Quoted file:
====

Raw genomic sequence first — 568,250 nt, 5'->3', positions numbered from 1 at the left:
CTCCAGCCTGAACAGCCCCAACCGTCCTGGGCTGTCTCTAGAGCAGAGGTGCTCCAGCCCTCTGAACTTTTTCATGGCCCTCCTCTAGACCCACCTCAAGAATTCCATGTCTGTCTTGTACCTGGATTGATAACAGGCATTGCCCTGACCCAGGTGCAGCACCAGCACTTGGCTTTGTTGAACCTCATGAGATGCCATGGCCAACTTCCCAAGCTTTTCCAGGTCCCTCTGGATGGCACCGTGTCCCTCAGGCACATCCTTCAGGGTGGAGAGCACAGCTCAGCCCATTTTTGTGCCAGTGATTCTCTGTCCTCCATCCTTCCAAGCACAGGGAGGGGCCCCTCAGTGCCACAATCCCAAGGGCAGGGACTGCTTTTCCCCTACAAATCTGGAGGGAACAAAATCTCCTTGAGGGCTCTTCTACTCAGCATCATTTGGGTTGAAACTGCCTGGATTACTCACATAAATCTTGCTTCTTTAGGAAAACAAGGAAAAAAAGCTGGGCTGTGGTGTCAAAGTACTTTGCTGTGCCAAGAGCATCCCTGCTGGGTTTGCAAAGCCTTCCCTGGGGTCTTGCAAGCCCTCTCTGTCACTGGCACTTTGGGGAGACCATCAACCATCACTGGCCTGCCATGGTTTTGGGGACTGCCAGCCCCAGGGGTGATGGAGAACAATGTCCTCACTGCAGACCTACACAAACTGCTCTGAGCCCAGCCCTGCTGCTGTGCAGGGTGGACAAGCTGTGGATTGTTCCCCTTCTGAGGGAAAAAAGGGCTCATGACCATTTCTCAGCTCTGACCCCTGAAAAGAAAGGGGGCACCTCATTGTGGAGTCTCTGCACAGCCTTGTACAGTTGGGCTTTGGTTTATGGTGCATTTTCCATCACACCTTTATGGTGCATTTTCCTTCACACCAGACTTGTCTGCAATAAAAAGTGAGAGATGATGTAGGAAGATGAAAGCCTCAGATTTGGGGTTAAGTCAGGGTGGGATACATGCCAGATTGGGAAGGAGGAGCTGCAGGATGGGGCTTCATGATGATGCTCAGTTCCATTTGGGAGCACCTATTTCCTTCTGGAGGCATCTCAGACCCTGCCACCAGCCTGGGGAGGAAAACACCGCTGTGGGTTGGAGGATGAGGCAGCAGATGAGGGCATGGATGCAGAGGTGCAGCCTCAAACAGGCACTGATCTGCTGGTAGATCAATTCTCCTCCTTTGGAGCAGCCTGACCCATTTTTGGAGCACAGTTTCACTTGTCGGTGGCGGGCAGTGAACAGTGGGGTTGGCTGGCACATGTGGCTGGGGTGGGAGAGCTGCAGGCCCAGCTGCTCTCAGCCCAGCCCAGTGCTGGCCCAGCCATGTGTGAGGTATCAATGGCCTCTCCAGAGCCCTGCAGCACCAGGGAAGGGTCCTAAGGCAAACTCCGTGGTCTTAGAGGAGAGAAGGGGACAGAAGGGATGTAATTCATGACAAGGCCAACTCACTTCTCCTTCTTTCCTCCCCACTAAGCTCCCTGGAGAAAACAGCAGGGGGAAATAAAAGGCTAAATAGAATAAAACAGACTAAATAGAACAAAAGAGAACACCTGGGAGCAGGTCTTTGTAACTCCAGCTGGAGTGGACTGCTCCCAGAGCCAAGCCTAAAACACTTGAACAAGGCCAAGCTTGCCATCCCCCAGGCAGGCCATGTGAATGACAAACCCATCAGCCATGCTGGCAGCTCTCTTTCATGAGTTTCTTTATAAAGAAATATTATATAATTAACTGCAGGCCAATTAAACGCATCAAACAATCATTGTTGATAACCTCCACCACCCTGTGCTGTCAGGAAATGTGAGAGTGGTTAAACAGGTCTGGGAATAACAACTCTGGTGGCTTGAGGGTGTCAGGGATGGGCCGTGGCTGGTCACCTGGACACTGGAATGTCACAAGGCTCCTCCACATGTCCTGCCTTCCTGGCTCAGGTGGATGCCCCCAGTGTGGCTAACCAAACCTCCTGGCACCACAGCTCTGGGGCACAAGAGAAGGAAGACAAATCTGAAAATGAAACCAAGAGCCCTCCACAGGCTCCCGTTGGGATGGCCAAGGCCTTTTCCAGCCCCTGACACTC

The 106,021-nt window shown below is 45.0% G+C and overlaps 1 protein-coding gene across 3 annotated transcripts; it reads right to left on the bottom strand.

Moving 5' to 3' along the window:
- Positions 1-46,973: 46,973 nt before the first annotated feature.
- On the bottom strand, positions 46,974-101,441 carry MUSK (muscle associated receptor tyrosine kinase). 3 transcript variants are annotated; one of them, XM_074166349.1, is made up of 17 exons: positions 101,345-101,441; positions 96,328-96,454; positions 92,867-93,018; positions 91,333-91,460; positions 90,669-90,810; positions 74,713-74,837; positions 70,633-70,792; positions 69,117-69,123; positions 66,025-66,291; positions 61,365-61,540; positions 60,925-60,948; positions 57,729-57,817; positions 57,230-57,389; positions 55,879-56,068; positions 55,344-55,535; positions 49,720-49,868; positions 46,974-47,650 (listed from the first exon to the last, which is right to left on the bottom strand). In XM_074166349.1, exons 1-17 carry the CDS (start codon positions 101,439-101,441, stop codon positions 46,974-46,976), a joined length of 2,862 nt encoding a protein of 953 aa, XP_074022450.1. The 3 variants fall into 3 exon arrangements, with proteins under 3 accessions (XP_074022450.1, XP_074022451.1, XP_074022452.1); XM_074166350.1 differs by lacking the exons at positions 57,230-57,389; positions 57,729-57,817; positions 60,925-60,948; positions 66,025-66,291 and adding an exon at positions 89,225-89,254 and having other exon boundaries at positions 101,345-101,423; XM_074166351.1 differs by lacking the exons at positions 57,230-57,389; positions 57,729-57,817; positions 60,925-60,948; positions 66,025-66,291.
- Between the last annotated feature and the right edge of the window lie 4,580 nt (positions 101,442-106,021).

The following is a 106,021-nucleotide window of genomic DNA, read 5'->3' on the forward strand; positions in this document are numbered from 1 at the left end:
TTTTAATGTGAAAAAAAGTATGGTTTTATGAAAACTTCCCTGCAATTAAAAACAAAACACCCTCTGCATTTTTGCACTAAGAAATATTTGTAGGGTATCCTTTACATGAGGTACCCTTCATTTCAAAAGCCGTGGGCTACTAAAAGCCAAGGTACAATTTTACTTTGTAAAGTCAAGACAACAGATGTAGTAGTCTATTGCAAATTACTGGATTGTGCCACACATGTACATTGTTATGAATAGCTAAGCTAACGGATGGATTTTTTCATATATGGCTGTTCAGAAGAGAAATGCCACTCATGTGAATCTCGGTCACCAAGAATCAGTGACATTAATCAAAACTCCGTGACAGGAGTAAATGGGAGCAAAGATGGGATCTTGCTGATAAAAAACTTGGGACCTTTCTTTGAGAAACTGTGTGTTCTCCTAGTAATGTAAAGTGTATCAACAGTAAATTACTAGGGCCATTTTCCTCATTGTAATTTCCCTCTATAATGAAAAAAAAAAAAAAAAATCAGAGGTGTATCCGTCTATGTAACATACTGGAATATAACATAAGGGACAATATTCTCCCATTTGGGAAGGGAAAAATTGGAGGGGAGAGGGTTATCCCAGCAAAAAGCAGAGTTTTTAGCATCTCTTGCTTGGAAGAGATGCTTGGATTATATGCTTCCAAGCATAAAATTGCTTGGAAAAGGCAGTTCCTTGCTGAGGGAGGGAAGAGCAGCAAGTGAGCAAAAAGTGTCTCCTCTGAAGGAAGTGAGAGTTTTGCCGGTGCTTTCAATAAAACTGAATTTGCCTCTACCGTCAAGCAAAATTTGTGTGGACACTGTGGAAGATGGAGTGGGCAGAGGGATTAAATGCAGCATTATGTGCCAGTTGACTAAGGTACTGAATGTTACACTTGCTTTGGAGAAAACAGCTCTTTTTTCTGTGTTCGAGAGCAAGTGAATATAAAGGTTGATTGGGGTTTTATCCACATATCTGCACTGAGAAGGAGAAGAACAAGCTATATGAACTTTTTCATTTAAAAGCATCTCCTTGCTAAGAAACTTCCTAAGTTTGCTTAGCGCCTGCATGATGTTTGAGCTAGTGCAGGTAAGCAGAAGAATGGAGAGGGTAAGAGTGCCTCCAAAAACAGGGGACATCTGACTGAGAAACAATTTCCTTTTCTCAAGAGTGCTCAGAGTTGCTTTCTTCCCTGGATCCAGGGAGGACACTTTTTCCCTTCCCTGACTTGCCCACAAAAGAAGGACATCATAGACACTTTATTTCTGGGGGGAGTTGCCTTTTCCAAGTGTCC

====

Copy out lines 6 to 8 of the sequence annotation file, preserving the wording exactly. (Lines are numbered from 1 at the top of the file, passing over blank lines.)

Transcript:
- On the bottom strand, positions 46,974-101,441 carry MUSK (muscle associated receptor tyrosine kinase). 3 transcript variants are annotated; one of them, XM_074166349.1, is made up of 17 exons: positions 101,345-101,441; positions 96,328-96,454; positions 92,867-93,018; positions 91,333-91,460; positions 90,669-90,810; positions 74,713-74,837; positions 70,633-70,792; positions 69,117-69,123; positions 66,025-66,291; positions 61,365-61,540; positions 60,925-60,948; positions 57,729-57,817; positions 57,230-57,389; positions 55,879-56,068; positions 55,344-55,535; positions 49,720-49,868; positions 46,974-47,650 (listed from the first exon to the last, which is right to left on the bottom strand). In XM_074166349.1, exons 1-17 carry the CDS (start codon positions 101,439-101,441, stop codon positions 46,974-46,976), a joined length of 2,862 nt encoding a protein of 953 aa, XP_074022450.1. The 3 variants fall into 3 exon arrangements, with proteins under 3 accessions (XP_074022450.1, XP_074022451.1, XP_074022452.1); XM_074166350.1 differs by lacking the exons at positions 57,230-57,389; positions 57,729-57,817; positions 60,925-60,948; positions 66,025-66,291 and adding an exon at positions 89,225-89,254 and having other exon boundaries at positions 101,345-101,423; XM_074166351.1 differs by lacking the exons at positions 57,230-57,389; positions 57,729-57,817; positions 60,925-60,948; positions 66,025-66,291.
- Between the last annotated feature and the right edge of the window lie 4,580 nt (positions 101,442-106,021).

The following is a 106,021-nucleotide window of genomic DNA, read 5'->3' on the forward strand; positions in this document are numbered from 1 at the left end: